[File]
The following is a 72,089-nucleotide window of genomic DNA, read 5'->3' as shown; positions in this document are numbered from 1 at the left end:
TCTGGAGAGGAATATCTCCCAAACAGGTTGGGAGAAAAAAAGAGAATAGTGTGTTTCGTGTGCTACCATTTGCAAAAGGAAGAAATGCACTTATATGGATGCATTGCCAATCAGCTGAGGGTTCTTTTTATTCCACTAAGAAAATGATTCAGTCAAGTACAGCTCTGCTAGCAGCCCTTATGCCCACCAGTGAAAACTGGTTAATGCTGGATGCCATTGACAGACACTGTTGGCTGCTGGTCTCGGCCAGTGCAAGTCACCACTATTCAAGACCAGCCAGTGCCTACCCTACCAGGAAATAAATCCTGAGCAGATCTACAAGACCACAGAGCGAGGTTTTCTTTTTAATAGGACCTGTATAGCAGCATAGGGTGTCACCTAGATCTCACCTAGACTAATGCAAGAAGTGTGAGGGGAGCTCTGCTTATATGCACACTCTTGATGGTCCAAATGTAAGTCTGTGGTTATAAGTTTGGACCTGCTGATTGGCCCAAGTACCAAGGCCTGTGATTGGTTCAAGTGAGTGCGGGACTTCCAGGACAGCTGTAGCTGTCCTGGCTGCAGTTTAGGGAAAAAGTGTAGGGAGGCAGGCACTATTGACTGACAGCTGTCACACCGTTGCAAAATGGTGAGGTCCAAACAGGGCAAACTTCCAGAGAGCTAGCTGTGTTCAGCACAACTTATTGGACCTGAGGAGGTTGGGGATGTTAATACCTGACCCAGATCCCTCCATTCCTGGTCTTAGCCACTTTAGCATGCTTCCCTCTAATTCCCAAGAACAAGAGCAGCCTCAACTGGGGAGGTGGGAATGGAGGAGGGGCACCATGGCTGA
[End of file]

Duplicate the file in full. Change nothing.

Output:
The following is a 72,089-nucleotide window of genomic DNA, read 5'->3' as shown; positions in this document are numbered from 1 at the left end:
TCTGGAGAGGAATATCTCCCAAACAGGTTGGGAGAAAAAAAGAGAATAGTGTGTTTCGTGTGCTACCATTTGCAAAAGGAAGAAATGCACTTATATGGATGCATTGCCAATCAGCTGAGGGTTCTTTTTATTCCACTAAGAAAATGATTCAGTCAAGTACAGCTCTGCTAGCAGCCCTTATGCCCACCAGTGAAAACTGGTTAATGCTGGATGCCATTGACAGACACTGTTGGCTGCTGGTCTCGGCCAGTGCAAGTCACCACTATTCAAGACCAGCCAGTGCCTACCCTACCAGGAAATAAATCCTGAGCAGATCTACAAGACCACAGAGCGAGGTTTTCTTTTTAATAGGACCTGTATAGCAGCATAGGGTGTCACCTAGATCTCACCTAGACTAATGCAAGAAGTGTGAGGGGAGCTCTGCTTATATGCACACTCTTGATGGTCCAAATGTAAGTCTGTGGTTATAAGTTTGGACCTGCTGATTGGCCCAAGTACCAAGGCCTGTGATTGGTTCAAGTGAGTGCGGGACTTCCAGGACAGCTGTAGCTGTCCTGGCTGCAGTTTAGGGAAAAAGTGTAGGGAGGCAGGCACTATTGACTGACAGCTGTCACACCGTTGCAAAATGGTGAGGTCCAAACAGGGCAAACTTCCAGAGAGCTAGCTGTGTTCAGCACAACTTATTGGACCTGAGGAGGTTGGGGATGTTAATACCTGACCCAGATCCCTCCATTCCTGGTCTTAGCCACTTTAGCATGCTTCCCTCTAATTCCCAAGAACAAGAGCAGCCTCAACTGGGGAGGTGGGAATGGAGGAGGGGCACCATGGCTGA